A secret ingredient to bring warmth, sweetness and umami to a chopped salad

Lilly Higgins: A chopped salad is the best way to ensure you’re eating plenty of vegetables

I love having a tub of gochujang Korean chilli paste in the fridge. It is widely available in larger supermarkets, or check your local Asian store or online. It lasts in the fridge for months and I use it often. I initially bought it to make my own kimchi, but I now use it in marinades, stir-fries and soups. It’s my secret ingredient to bring warmth, sweetness and umami to any dish.

Here I’m using it in a quick, easy marinade for halloumi. You can prepare the marinade and leave the halloumi and chickpeas to sit in it for a day or two before cooking.

I have two golden rules when it comes to halloumi. The first is to season it cautiously, as it is already quite salty. The soy sauce in this marinade is just enough. The second rule is to serve it as soon as it is cooked. Straight from the pan, halloumi is crunchy and delicious on the outside, soft and yielding on the inside. But after a few minutes it toughens and really earns its reputation as squeaky cheese.

I like to set aside a little time for some meditative chopping, listening to a good podcast, armed with a peeler and a sharp knife

I really do love a chopped salad. It is the best way to ensure that you’re eating plenty of vegetables. Even better, they are raw. I like to prepare a big chopped salad at the start of the week, using whatever vegetables I have at hand. Root vegetables such as carrots, beetroot, celeriac and kohlrabi all work well at providing a sturdy base, as does cabbage, red or white. Peppers, onion and cucumber are also fantastic.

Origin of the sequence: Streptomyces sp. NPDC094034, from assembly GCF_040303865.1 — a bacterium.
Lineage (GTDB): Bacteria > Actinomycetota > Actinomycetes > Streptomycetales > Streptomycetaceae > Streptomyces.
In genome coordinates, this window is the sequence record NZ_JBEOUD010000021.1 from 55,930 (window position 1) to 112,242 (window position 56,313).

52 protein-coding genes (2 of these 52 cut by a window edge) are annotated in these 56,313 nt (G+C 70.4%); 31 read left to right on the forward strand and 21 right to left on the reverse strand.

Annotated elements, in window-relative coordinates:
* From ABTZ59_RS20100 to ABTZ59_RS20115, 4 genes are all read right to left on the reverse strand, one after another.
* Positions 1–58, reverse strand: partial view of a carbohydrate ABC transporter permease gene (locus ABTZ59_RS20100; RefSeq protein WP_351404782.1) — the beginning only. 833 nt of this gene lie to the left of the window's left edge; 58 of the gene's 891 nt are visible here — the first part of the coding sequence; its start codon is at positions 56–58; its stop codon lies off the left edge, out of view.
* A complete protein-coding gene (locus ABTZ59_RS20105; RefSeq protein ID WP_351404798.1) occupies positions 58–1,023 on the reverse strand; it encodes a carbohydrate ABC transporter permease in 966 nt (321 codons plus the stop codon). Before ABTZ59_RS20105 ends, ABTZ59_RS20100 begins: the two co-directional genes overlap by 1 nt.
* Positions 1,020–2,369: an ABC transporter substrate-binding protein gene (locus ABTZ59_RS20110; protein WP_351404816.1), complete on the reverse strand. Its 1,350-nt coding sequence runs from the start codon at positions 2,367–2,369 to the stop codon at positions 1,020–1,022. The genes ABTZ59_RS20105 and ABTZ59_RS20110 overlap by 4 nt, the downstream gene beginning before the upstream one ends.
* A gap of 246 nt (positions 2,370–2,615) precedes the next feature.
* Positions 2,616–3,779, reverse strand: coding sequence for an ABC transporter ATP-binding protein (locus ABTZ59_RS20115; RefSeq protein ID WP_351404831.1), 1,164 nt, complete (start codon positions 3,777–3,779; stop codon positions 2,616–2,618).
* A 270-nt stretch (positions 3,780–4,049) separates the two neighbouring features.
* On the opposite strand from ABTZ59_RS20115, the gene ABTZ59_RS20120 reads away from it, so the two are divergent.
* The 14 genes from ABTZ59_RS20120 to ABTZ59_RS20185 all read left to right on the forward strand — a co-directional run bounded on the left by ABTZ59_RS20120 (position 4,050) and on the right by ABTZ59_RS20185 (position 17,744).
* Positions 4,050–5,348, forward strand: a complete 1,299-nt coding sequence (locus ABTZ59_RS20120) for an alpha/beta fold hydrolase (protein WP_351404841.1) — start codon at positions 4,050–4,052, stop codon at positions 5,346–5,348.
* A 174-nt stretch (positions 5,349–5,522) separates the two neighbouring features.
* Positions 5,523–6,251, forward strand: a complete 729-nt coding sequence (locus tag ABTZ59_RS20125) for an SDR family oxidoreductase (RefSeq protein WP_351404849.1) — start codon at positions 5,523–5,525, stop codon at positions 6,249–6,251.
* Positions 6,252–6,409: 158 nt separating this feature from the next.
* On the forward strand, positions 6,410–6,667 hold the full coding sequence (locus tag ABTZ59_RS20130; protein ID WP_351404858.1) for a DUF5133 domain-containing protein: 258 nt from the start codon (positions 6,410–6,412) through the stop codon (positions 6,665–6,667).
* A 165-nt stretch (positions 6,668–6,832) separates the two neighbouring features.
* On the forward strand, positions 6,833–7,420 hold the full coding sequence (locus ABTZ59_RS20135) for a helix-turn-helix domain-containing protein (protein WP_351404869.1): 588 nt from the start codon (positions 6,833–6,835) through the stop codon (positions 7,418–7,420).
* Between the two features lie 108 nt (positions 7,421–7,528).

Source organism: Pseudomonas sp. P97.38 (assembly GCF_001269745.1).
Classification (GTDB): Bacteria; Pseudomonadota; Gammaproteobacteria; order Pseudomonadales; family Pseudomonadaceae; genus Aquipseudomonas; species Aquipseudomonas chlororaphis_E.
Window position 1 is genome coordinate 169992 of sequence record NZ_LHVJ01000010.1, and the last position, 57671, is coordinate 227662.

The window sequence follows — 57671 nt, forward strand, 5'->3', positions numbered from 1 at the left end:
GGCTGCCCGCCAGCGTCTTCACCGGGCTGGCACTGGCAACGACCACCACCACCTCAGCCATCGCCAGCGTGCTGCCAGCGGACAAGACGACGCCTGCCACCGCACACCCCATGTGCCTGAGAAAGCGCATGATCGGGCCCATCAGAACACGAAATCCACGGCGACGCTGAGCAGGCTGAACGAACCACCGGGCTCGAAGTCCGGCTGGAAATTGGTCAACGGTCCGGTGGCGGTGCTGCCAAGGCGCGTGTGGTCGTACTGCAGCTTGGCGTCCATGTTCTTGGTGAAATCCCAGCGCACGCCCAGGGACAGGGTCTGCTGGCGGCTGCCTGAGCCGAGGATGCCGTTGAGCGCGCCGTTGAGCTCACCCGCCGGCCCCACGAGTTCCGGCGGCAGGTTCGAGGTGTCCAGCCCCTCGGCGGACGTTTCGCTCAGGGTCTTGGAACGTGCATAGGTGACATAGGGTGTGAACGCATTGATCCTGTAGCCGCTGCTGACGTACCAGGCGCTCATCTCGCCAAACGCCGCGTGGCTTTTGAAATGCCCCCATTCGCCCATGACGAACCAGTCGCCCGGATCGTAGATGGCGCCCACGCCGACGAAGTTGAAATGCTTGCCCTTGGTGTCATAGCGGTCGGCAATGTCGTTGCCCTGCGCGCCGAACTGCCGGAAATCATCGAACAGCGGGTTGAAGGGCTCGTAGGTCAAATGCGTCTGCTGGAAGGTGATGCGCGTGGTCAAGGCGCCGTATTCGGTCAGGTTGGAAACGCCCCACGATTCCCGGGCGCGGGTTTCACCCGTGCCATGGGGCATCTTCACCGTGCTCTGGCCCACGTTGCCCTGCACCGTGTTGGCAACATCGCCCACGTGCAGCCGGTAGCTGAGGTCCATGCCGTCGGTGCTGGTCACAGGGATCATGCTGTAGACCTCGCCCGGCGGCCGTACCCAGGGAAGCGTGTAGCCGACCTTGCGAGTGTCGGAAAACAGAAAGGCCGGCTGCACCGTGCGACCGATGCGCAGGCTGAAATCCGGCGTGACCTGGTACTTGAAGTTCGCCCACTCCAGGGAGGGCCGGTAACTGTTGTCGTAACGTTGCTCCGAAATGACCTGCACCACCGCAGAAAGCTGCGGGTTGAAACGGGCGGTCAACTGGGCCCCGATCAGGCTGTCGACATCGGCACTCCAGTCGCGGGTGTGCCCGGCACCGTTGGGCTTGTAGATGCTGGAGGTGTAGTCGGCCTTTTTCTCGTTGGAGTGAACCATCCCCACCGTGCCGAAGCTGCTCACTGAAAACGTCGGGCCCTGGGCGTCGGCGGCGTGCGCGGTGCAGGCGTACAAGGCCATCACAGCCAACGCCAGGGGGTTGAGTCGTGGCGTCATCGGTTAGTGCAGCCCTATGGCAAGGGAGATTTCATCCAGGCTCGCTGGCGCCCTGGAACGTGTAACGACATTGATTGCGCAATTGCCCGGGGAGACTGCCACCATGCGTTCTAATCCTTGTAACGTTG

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Make a punchy dressing with plenty of herbs, or just chop them finely and fold through the cubed vegetables. I like to set aside a little time for some meditative chopping, listening to a good podcast, armed with a peeler and a sharp knife. I like to pair earthy beetroot with mint and lots of lemon juice. It is ideal for serving in a packed lunch with hummus, adding a scoop to a wrap or serving last minute with dinner.

Recipe: Sticky chilli chickpeas and halloumi with chopped salad

Lilly’s kitchen tips

  1. Reserve the water from the tinned chickpeas, the aquafaba, for using in sauces and soups. It’s nutritious and creates a really smooth texture.
  2. This salad lasts a few days in the fridge and then I usually tip whatever remains into soup or a stir fry.
  3. In a pinch, I sometimes make this salad in a food processor. A mini chopper is also ideal; it minces the vegetables, so the texture isn’t as pleasing, but it still works fine.